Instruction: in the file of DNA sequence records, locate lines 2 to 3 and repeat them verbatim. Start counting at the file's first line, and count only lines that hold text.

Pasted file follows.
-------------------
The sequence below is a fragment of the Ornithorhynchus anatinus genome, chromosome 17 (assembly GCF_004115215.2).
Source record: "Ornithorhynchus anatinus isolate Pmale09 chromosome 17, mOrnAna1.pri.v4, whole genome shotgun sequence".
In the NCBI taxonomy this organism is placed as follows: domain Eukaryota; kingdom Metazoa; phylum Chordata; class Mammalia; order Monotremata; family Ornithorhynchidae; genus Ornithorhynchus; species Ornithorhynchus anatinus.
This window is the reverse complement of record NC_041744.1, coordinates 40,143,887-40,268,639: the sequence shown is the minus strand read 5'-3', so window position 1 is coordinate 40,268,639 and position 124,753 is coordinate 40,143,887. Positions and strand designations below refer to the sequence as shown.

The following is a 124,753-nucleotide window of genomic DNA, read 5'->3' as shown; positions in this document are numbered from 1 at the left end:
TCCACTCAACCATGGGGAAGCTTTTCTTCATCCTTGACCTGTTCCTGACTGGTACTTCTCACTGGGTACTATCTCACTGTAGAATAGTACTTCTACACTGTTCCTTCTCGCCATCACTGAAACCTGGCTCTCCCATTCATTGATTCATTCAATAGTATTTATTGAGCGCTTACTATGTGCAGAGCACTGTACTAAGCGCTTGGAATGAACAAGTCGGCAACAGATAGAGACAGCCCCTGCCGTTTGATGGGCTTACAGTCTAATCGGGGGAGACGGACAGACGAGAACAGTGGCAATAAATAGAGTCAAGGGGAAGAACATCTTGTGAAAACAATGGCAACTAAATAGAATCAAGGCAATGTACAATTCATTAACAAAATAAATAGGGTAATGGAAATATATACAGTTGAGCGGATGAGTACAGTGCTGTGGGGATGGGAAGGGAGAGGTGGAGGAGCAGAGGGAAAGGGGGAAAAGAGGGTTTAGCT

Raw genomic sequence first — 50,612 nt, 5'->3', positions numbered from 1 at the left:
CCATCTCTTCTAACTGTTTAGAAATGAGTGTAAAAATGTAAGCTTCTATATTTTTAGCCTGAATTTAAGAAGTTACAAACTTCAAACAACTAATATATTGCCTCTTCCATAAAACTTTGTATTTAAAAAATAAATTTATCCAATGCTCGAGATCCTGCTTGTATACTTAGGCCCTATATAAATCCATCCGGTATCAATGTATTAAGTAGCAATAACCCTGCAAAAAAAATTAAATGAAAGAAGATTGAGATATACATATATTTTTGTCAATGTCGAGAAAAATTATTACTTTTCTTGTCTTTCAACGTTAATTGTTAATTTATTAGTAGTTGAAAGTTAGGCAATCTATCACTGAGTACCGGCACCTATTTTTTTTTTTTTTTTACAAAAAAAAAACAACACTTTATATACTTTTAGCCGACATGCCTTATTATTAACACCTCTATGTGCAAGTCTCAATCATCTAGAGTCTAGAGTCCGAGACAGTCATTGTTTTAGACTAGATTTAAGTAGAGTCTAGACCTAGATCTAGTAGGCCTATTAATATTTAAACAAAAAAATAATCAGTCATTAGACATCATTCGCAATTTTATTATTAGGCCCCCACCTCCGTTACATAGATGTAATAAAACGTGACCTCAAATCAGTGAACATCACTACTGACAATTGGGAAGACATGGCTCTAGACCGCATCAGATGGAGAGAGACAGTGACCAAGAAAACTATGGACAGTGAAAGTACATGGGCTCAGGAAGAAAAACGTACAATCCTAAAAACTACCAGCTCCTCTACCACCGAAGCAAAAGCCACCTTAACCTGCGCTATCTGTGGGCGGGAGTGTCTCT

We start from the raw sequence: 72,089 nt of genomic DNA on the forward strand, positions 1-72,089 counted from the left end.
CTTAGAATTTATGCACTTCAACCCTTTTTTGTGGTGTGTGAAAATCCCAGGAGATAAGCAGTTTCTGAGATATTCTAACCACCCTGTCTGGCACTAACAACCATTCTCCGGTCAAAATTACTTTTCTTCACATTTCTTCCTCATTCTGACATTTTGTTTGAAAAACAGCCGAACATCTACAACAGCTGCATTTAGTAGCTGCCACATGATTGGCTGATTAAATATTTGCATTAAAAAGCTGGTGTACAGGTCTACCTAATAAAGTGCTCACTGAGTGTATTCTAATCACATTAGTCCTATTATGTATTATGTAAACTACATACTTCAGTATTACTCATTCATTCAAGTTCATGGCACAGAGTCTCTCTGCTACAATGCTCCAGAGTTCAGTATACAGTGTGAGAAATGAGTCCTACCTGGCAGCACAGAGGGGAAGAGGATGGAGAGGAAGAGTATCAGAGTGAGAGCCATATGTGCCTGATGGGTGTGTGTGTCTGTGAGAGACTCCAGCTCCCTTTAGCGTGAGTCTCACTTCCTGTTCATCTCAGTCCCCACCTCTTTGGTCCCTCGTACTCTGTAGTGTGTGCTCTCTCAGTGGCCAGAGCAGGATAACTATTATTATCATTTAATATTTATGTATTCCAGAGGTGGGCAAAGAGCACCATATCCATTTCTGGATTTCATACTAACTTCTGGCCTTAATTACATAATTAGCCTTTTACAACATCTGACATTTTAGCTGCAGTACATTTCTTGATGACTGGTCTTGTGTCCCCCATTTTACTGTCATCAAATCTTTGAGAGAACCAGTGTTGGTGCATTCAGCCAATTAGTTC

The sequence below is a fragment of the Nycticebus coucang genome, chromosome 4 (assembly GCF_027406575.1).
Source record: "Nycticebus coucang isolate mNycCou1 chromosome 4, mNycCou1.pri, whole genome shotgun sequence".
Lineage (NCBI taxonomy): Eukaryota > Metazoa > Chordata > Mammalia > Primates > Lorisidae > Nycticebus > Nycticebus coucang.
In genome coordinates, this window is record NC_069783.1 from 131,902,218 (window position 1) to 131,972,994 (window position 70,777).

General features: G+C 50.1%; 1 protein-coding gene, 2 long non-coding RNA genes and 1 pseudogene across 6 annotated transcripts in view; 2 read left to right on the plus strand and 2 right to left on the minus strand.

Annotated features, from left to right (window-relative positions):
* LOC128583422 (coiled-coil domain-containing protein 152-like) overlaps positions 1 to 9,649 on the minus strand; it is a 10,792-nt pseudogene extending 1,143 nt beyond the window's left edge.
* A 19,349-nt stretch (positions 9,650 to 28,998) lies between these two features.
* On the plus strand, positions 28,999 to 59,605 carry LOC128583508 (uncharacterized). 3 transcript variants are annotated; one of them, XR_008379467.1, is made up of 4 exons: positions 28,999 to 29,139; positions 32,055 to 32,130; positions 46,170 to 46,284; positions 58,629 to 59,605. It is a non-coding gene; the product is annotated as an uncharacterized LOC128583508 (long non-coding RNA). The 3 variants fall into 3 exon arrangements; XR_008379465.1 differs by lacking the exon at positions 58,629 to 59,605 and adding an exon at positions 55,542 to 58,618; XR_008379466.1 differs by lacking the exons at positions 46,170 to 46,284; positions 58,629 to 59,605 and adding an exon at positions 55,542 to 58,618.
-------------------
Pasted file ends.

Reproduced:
Source record: "Ornithorhynchus anatinus isolate Pmale09 chromosome 17, mOrnAna1.pri.v4, whole genome shotgun sequence".
In the NCBI taxonomy this organism is placed as follows: domain Eukaryota; kingdom Metazoa; phylum Chordata; class Mammalia; order Monotremata; family Ornithorhynchidae; genus Ornithorhynchus; species Ornithorhynchus anatinus.